Physicists have developed a new cooling technique for mechanical quantum systems. Using an ultracold atomic gas, the vibrations of a membrane were cooled down to less than 1 degree above absolute zero. This technique may enable novel studies of quantum physics and precision measurement devices.
Scientists have studied the dynamics of electrons from graphene in a magnetic field for the first time. This led to the discovery of a seemingly paradoxical phenomenon in the material. Its understanding could make a new type of laser possible in the future.
Ultra-short and extremely strong X-ray flashes are used by researchers to take 'snapshots' of the geometry of tiniest structures, for example the arrangement of atoms in molecules. To improve not only spatial but also temporal resolution further requires knowledge about the precise duration and intensity of the X-ray flashes. An international team of scientists has now tackled this challenge.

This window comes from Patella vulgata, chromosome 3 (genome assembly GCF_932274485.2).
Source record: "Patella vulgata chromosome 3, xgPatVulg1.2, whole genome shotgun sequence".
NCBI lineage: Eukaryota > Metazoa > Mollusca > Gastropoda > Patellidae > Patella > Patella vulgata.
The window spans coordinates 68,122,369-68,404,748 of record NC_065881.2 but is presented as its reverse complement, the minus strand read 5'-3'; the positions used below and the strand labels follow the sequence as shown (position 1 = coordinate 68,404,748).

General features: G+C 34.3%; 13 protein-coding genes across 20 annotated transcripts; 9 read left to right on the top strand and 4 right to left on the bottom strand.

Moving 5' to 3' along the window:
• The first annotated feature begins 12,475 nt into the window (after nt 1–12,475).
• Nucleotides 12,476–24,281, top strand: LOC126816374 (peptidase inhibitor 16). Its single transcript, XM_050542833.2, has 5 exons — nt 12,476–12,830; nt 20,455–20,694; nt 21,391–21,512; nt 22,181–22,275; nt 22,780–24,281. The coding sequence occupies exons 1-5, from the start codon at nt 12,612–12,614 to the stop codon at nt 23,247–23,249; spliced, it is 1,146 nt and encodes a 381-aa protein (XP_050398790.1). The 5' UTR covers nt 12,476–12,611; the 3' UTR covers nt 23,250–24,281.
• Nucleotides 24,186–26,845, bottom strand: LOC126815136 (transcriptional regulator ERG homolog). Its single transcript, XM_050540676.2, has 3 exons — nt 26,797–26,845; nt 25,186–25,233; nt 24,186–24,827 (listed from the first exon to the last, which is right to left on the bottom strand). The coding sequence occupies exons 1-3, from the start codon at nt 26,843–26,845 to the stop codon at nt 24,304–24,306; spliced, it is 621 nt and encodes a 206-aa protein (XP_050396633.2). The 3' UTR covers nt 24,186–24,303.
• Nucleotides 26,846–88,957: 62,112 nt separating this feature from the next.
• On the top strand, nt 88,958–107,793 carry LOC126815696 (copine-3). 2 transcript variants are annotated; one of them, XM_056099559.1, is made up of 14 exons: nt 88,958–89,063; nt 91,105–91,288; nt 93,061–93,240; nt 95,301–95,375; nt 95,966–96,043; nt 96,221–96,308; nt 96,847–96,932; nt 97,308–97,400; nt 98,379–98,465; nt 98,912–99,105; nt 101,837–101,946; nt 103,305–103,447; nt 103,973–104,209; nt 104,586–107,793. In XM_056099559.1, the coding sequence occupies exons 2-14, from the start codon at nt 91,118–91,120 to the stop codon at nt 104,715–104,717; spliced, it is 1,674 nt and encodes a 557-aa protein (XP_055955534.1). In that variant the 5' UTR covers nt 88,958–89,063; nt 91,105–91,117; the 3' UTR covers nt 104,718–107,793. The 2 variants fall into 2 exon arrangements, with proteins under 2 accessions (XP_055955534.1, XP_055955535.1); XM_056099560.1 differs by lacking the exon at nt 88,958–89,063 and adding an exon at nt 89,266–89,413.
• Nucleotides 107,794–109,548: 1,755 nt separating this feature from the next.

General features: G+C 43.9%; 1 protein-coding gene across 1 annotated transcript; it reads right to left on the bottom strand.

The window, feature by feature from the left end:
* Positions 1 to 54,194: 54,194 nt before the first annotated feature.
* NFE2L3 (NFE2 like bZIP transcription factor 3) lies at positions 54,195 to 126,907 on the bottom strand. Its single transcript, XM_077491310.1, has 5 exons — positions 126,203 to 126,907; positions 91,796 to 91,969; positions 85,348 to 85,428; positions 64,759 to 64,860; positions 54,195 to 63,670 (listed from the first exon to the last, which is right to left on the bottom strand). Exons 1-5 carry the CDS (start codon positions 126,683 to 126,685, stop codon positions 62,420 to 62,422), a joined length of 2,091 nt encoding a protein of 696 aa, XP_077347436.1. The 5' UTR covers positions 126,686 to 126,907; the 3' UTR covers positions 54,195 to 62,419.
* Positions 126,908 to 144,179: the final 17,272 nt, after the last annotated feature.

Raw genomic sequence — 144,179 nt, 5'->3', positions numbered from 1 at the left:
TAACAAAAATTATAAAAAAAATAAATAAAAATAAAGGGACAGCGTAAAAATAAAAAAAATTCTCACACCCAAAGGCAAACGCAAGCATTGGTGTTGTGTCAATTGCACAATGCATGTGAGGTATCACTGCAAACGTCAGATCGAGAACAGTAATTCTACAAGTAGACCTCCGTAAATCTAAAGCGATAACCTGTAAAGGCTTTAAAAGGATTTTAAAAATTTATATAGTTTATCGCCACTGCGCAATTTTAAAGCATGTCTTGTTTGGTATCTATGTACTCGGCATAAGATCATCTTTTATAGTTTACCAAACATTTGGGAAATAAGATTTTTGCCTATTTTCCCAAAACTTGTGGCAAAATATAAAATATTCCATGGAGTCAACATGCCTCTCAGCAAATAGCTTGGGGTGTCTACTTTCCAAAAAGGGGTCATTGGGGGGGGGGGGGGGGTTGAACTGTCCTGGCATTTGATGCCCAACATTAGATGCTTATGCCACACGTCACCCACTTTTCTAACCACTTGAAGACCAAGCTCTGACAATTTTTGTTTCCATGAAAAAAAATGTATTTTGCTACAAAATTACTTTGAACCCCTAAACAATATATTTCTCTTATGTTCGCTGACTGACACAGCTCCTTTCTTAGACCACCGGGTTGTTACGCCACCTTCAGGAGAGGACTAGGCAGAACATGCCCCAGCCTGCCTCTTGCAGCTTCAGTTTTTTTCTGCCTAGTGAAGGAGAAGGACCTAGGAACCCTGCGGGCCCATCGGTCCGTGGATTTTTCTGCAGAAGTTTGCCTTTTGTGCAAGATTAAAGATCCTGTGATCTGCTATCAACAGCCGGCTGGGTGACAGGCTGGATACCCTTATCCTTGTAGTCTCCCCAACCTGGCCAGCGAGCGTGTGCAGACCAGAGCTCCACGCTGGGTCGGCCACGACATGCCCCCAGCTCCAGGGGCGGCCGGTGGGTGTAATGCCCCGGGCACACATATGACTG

A team of scientists from Arizona State University's Biodesign Institute and IBM's T.J. Watson Research Center have developed a prototype DNA reader that could make whole genome profiling an everyday practice in medicine.
A group of European researchers are developing a next generation graphene based scanner which will allow hitherto unknown aspects of works of art and other historic objects to be revealed. The equipment will enable the viewing of hidden images on canvases and unveil what is hidden inside three dimensional objects sealed centuries ago.
Researchers at MIT say they have carried out a theoretical analysis showing that a family of two-dimensional materials exhibits exotic quantum properties that may enable a new type of nanoscale electronics.
The Baltic Sea Network is an ambitious collaborative research project between partner universities in Germany, Finland, Latvia, Lithuania, Poland and Sweden. The project focuses on the manufacture and characterisation of innovative structured nanomaterials for medical applications.